Skip to main content

North West Sweep

Tel: 028 70 848663 / Mob: 07968 737 784

Home  About Us  Services  Chimney Problems  Frequent Questions  Contact Us   
Chimney Problems

North West Sweep has encountered a large range of chimney related issues over the years .  Below are some of the more extreme cases.

Bird Nests

This picture shows the result of a substantial bird's nest being removed from the flue of a wood burning stove.  As you can see, there is quite a large amount of twigs and other nesting material including a number of dead birds.  Many people don't understand just how much material a bird’s nest comprises of which can easily block an entire chimney or flue. 

While a bird’s nest can be a messy thing to clean up, we will ensure it is dealt with quickly and efficiently with as little disruption as possible.

As you can see, a bird’s nest is a serious issue and must be dealt with.  We can provide a range of cowls that can prevent birds from nesting in both used and unused chimneys.  If you have (or suspect you have) a birds nest in your chimney.  Do not operate or use your appliance and get it seen by a qualified sweep ASAP.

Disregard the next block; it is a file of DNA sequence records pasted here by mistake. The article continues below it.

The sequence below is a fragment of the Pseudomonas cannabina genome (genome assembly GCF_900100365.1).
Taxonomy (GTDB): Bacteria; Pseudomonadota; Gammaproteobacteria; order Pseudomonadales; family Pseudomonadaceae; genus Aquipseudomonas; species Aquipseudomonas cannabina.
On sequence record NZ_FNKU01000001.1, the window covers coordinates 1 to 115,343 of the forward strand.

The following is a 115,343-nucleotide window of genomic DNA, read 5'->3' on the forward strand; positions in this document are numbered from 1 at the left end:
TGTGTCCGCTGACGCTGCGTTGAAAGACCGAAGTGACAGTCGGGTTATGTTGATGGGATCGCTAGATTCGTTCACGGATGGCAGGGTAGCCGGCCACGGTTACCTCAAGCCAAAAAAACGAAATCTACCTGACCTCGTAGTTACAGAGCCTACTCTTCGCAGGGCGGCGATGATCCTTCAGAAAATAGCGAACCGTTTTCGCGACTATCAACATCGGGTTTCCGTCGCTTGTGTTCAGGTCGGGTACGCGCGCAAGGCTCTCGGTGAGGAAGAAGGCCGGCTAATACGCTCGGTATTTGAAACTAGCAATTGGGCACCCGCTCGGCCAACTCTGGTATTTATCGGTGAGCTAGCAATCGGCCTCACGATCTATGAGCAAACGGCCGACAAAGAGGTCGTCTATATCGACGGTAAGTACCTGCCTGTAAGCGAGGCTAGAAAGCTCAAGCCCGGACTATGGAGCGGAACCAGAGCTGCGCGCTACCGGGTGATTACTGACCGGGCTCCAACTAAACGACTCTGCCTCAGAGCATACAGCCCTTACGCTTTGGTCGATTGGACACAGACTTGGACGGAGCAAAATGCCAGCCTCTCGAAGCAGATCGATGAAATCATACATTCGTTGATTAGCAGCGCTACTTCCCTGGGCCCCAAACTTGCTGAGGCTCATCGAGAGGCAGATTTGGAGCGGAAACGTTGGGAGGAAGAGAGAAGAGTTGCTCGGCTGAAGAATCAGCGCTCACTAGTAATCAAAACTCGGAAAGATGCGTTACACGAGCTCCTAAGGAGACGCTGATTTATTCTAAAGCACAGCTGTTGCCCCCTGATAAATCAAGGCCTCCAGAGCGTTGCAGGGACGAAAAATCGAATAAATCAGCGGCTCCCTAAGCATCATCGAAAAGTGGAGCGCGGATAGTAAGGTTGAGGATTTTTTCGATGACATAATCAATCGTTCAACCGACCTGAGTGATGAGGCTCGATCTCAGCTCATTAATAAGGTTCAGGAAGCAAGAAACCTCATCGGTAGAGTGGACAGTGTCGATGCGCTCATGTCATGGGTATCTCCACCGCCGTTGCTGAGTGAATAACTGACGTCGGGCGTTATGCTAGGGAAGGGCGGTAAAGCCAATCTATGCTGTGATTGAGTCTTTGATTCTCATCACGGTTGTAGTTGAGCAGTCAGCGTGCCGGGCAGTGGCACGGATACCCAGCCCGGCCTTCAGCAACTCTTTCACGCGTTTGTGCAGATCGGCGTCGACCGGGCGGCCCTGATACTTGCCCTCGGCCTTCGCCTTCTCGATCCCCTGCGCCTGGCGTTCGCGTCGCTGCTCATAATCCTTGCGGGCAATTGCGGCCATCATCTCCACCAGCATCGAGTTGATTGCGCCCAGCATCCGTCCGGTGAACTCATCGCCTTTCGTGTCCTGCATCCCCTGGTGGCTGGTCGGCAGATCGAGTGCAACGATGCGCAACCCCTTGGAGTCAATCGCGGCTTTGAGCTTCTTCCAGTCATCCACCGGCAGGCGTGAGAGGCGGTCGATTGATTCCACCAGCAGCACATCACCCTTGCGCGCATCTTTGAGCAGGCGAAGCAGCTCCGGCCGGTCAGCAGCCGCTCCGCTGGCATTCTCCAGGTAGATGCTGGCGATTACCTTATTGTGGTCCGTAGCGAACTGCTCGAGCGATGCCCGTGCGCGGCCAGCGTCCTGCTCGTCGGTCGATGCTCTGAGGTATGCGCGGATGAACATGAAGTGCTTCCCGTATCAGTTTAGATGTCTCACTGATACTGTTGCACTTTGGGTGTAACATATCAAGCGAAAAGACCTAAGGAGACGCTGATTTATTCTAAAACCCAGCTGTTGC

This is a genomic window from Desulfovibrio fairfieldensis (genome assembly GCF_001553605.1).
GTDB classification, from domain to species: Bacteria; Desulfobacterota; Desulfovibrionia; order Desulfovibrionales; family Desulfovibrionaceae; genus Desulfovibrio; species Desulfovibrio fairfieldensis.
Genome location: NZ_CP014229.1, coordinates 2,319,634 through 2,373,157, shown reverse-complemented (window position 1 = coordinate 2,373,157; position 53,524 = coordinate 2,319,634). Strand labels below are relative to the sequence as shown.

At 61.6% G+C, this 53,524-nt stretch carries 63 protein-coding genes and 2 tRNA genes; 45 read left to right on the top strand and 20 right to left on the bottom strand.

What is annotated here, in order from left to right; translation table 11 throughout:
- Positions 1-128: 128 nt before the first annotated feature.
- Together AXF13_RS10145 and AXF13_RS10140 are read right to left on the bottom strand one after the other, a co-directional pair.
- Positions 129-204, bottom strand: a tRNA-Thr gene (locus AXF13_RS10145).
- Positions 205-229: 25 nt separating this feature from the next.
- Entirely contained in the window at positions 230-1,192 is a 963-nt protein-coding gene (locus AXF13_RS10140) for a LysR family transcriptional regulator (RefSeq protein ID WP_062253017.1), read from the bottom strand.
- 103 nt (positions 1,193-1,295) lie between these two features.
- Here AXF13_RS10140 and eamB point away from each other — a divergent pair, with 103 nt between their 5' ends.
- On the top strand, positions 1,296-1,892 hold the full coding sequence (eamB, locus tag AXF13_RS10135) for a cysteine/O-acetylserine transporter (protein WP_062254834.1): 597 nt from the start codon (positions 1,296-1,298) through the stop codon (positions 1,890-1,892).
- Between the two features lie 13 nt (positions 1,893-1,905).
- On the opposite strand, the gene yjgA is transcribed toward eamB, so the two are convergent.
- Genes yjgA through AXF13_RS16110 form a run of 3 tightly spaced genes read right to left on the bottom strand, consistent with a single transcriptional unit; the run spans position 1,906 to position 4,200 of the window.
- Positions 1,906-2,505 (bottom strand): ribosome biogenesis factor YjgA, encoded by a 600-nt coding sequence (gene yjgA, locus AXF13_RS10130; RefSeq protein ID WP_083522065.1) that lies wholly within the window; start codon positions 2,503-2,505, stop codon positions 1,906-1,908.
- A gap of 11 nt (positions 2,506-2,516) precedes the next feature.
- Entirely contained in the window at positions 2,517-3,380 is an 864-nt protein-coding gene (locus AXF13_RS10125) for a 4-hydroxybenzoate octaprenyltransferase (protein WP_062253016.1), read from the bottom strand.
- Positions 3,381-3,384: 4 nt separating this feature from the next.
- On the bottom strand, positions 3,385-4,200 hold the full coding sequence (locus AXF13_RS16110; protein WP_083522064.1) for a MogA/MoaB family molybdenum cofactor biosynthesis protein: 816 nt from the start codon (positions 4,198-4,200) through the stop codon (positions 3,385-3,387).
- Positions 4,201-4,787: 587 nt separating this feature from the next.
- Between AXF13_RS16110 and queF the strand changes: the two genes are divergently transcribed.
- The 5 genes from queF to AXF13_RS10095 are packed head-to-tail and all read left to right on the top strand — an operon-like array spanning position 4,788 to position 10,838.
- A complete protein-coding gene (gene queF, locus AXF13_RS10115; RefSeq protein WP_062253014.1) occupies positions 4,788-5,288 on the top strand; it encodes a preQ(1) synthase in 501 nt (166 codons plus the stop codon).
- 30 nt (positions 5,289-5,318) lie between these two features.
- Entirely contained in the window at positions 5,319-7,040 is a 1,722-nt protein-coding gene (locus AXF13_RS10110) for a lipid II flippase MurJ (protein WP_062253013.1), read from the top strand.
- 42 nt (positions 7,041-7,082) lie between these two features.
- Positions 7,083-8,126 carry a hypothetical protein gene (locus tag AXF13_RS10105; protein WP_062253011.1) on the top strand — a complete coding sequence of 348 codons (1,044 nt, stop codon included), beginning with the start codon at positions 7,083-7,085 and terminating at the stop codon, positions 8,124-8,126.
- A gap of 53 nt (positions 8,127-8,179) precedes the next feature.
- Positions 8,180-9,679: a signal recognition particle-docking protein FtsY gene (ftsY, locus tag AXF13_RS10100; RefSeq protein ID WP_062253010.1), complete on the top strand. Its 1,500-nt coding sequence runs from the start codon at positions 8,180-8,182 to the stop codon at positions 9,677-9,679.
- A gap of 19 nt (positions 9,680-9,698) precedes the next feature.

Glass Fronted Fire

This picture shows the chimney from a glass fronted fire.  As you can see, this chimney has not been cleaned in a while and is almost completely blocked.  My brush is just about visible in the centre.

Because these fires tend to burn smokeless fuel, many people believe that they need less maintenance or cleaning.  This is not true.  A smokeless fuel may not produce just as much material as say coal or peat, but it still should be swept regularly.  We recommend that a smokeless fuel fire or stove just be swept at least once a year.

The moral of the story?  If you have a glass fronted fire or you use smokeless fuel, don't think it doesn't need as much maintenance.   Make sure that the appliance is maintained and the chimney is regularly swept.

20 Birds in a bucket

This picture shows 20 birds that I removed from a single chimney.  You wouldn't believe that you could pull this many birds from one chimney.  This particular chimney had not been used in a while and took a substantial amount of time to clear.

Moral of this story?  If you have a chimney and you are planning not to use it then ensure it is properly sealed with a vented cap to prevent birds and other animals from making a home in it.  It is important that a proper vented cap is used to allow air to circulate.  If you completely block or seal the chimney then you will encourage damp.  If you leave it completely open then you encourage animals. 

Likewise, if you are planning to start using a previously unused chimney (even it is been previously capped) then ensure that it is swept (and uncapped if necessary) prior to use.